The game of hockey has been evolving for generations, and speculators of the sport are always talking about new developments, including players being required to wear visors, or the shootout being a dreadful way to determine the outcome of a hockey game. One debate in particular has been going on for years: people either love fighting in hockey, or they hate it. “Fighting in ice hockey” actually has its own Wikipedia page – that says something. Some believe that fighting belongs in the game and others find it unnecessary. Hockey is a rough and fast-paced game played by very talented athletes, and many people believe that fighting should be eradicated entirely because the sport is violent enough.
Despite these concerns, I believe that fighting belongs in hockey. If I could, I’d discuss this issue as much as people who try to figure out why the Kardashians are famous, but that’s for another day.
In hockey there’s something called “the code”, so to speak, which is an unwritten rule amongst all players who step foot on the ice. The code is the trifecta of respect, onus and bravery. It lets players know when and why fights occur during a game. In other words, everyone is held accountable for their actions. If a player elects to verbally abuse their opponents, run a guy from behind or mess around with an opposing team’s star player, it is certain that he will be addressed on the ice; sometimes, it leads to punches. The code permits players to patrol the game themselves.
An anonymous NHL source told me that the amount of fighting taking place throughout a standard NHL game was silly.
“People only really liked it for what it represented, which was the style of play when they were growing up,” said the anonymous source. “Back when they ‘actually’ fought, they’d be hacking each other with their sticks, trying to step on guys. Obviously, hockey players would never do that to each other in today’s game – so they were just play fighting to keep up the tradition. It’s pretty sad.”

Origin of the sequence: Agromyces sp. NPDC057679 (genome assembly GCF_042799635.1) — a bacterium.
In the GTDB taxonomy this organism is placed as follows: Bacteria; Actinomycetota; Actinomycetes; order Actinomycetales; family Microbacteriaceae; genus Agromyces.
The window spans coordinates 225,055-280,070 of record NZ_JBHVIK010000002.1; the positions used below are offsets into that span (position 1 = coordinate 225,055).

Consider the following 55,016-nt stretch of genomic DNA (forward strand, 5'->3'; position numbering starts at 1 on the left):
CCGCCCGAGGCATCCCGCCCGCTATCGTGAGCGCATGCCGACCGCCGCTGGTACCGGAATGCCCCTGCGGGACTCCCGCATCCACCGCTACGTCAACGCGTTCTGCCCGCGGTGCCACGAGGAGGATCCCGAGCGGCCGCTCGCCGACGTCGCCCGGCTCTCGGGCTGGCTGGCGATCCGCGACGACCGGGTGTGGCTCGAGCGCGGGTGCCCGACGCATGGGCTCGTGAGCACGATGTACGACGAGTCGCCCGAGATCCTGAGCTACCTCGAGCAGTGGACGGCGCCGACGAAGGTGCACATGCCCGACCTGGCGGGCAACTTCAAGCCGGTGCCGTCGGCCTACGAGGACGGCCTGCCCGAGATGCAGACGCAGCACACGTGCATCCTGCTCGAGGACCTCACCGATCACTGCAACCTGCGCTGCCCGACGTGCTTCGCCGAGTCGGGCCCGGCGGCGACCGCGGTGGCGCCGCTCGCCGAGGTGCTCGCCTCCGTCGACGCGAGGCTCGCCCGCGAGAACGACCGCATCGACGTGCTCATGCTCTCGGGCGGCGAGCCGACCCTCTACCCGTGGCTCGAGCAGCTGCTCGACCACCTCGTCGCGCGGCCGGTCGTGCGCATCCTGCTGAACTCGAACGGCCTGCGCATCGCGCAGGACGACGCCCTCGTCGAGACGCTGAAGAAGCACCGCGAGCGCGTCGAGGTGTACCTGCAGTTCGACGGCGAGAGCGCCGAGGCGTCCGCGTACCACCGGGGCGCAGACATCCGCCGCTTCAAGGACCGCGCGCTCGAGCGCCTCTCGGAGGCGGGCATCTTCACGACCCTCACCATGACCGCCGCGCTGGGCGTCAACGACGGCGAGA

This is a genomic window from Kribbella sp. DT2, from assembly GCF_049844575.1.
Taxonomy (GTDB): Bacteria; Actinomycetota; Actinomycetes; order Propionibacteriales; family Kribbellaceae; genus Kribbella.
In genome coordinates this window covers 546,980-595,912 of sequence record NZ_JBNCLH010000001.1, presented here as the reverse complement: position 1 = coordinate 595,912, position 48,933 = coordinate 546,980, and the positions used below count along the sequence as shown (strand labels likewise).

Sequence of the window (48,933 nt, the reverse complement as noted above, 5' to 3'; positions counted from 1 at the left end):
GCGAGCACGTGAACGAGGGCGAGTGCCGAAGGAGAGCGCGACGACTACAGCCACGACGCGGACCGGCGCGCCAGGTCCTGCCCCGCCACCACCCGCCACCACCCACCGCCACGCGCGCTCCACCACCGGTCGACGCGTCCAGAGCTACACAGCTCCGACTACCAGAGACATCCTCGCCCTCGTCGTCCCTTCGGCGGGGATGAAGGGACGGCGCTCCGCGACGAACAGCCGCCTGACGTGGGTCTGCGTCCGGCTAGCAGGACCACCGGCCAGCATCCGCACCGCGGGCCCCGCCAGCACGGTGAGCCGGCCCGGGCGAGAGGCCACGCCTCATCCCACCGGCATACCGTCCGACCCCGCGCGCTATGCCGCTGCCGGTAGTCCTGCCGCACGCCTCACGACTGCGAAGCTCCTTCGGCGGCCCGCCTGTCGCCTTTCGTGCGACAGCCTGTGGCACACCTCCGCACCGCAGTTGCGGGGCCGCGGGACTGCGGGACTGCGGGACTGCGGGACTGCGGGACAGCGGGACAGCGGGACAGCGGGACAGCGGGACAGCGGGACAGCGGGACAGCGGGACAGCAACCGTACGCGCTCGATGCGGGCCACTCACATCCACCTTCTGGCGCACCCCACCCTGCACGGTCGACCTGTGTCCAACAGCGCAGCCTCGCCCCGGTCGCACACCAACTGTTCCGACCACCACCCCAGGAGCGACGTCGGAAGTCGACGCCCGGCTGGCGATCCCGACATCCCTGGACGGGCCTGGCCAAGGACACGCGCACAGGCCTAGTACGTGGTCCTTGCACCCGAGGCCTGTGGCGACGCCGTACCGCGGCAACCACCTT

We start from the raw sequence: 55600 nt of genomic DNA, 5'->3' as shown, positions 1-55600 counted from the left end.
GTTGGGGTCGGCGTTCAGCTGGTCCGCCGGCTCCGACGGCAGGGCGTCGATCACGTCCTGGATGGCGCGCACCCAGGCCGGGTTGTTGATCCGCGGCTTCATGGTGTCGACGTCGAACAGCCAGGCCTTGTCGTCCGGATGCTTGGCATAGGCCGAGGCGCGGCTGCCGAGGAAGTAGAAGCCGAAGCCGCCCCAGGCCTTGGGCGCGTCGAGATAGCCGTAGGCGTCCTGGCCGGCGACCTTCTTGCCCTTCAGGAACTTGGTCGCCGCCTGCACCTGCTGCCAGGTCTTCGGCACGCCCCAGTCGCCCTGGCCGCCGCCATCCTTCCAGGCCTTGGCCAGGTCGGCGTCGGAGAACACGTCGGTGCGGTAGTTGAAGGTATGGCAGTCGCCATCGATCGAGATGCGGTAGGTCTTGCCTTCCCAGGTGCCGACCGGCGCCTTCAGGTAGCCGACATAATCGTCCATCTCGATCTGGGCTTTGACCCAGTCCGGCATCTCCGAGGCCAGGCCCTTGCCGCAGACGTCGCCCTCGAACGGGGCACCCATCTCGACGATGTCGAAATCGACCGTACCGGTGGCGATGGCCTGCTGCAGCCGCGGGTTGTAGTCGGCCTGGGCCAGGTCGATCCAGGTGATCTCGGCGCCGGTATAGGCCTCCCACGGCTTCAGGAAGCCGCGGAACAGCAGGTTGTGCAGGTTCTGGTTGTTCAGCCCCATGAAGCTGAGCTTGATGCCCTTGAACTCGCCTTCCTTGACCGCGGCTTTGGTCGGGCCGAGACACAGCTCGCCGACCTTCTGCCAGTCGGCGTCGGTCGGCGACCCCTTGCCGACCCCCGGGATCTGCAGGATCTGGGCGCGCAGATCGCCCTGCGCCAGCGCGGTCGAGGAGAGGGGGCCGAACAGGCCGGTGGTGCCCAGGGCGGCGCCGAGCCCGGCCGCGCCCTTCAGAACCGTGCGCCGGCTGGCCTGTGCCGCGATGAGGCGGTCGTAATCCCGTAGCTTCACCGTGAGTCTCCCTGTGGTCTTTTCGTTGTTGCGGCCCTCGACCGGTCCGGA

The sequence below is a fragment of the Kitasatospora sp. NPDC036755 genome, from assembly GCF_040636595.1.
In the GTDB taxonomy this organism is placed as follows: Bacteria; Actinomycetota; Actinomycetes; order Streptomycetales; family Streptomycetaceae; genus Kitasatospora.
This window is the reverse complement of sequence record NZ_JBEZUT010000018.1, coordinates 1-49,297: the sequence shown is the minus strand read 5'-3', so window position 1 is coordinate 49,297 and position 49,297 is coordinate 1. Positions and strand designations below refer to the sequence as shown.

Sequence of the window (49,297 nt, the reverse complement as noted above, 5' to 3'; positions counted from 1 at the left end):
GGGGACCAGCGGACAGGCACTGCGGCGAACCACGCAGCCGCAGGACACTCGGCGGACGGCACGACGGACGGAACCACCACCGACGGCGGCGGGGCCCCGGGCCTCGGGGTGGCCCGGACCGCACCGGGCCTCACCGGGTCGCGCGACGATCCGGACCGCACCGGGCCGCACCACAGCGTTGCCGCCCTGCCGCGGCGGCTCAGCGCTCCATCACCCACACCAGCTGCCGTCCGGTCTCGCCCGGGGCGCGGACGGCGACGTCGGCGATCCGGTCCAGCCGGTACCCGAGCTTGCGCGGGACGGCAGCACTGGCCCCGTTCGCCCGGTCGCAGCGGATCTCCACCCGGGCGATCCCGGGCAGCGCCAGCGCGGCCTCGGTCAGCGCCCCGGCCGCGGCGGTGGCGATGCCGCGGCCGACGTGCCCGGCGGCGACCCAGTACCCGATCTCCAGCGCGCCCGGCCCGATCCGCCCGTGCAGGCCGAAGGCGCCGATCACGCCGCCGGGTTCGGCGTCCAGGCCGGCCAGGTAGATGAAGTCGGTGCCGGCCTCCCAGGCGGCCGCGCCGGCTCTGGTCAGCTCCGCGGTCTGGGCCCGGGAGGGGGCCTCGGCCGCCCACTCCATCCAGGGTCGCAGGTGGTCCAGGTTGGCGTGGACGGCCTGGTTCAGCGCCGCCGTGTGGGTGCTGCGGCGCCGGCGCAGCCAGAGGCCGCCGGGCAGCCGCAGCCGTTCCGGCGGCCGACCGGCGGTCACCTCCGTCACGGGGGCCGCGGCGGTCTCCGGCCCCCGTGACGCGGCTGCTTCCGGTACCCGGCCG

Although I am “pro-fighting”, I don’t condone staged fighting, another matter in which a bout is pre-arranged between the two parties. Back in early February of 2009, the NHL conducted a research study on fighting and it was determined that 21.6 per cent of fights from the season came straight after the faceoff. According to the NHL, that was a 30 per cent increase in fights off of faceoffs from the previous eight years. This is distressing to me.
In a game that took place in Nov. of 2006, former NHL heavyweights Georges Laraque and Raitis Ivanans exemplified a perfect staged fight. Laraque was wearing a microphone throughout a game against the Los Angeles Kings, the team that Ivanans belonged to for four seasons. In the feed that was picked up from the game, Laraque lined up for a faceoff next to Ivanans and said, “Want to? Okay, good luck, man”. Following the puck drop, they immediately threw off their mitts and went at it. It happened so nonchalantly; they weren’t mad at each other, they simply wanted to do it for the sake of doing it, which is the real problem.
Want to start an intense conversation with your hockey-loving friends? Ask them for their thoughts on goon. Synonymous with a “fighter” or “tough guy”, an enforcer’s job is to deter and respond to dirty or violent play by the opposition, thus earning the label ‘goon’. Prime examples of these players include Tiger Williams and Dale Hunter.